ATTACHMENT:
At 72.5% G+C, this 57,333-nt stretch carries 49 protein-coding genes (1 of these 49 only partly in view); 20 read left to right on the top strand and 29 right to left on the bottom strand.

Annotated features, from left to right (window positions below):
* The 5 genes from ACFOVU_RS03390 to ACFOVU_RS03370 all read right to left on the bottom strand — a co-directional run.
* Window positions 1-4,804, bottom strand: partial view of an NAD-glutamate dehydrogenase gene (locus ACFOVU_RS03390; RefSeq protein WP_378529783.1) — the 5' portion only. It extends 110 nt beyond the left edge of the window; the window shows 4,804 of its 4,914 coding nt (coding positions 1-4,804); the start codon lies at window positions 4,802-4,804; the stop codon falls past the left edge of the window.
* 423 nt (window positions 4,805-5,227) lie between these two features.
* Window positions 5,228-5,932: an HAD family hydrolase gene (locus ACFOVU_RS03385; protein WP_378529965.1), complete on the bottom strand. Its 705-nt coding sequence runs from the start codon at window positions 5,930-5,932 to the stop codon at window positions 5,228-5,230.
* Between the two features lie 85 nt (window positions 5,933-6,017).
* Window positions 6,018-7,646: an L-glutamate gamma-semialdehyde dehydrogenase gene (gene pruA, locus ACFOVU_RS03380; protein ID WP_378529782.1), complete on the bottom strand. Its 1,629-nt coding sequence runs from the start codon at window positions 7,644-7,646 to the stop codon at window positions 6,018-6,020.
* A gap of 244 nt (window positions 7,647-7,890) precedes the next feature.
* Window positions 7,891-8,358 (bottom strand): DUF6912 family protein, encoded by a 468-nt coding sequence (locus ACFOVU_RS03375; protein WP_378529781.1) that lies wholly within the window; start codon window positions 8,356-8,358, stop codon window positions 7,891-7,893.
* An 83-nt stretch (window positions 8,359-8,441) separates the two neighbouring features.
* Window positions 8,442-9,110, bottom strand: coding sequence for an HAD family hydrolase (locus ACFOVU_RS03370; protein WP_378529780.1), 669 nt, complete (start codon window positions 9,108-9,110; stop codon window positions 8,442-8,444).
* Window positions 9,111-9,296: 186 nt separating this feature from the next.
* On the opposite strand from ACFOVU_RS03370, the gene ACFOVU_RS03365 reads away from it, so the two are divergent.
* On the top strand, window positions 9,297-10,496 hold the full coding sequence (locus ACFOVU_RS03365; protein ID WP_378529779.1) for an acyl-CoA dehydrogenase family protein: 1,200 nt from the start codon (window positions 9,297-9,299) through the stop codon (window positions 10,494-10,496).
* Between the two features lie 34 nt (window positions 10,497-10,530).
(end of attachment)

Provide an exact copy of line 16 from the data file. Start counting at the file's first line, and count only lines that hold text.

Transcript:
* Between the two features lie 34 nt (window positions 10,497-10,530).